Roget's 21st Century Thesaurus, Third Edition Copyright © 2013 by the Philip Lief Group.

EXAMPLES FROM THE WEB FOR TRACE

Only in one respect does he show any trace of advancing years.

There was no trace of the body in the waters, no drop of blood on the rocks.

He had not been to the bank for two days before, and no trace of him was to be found.

From some other of the author's letters we are able to trace the gradual growth of the work.

The secretary's voice was mechanical, without any trace of feeling.

Then, as a new thought came to the magnate, he spoke with a trace of anxiety.

Yet there was a set of the mouth and a prominence of the chin which relieved him of any trace of effeminacy.

Aggie showed no trace of emotion as her glance ran over the weapon.

The youth vanishes; no reader can find a trace of him, or even an allusion to him.

Her face was ghastly, save for the trace of rouge; her eyes were red-rimmed.

WORD ORIGIN

late 14c., "to make a plan or diagram," from Old French trasser "delineate, score, trace, follow, pursue" (12c.), from Vulgar Latin *tractiare "delineate, score, trace" (cf. Spanish trazar "to trace, devise, plan out," Italian tracciare "to follow by foot"), from Latin tractus "track, course," literally "a drawing out," from past participle stem of trahere "to pull, draw" (see tract (n.1)).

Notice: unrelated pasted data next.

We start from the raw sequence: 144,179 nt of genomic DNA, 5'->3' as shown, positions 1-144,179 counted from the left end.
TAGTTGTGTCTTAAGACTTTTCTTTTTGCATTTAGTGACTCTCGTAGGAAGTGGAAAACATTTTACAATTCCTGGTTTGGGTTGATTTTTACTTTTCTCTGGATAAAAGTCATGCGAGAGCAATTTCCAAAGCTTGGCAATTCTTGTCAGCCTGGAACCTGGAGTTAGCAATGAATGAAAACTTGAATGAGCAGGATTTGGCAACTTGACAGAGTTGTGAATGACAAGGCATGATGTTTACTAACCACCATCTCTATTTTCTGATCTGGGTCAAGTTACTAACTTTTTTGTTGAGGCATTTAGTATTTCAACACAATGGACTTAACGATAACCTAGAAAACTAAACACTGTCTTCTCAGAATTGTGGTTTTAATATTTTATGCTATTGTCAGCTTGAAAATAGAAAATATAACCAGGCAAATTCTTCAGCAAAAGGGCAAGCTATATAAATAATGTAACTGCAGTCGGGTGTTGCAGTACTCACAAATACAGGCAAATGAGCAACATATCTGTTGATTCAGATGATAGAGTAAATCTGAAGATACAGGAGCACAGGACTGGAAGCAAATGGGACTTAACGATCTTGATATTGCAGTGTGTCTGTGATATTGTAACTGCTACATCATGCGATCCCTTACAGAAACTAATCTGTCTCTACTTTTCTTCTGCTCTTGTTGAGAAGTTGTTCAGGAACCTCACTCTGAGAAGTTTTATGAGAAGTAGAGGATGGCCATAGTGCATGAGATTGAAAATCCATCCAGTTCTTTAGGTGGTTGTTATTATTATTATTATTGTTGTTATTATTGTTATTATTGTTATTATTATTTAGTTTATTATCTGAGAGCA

Meaning "to pass over" (a path, etc.) is attested from late 14c.; that of "track down, follow the trail of" is early 15c., from trace (n.1). Sense of "draw an outline of" is first recorded late 14c. Meaning "copy a drawing on a transparent sheet laid over it" is recorded from 1762. Related: Traced; tracing.

MORE RELATED WORDS FOR TRACE

Roget's 21st Century Thesaurus, Third Edition Copyright © 2013 by the Philip Lief Group.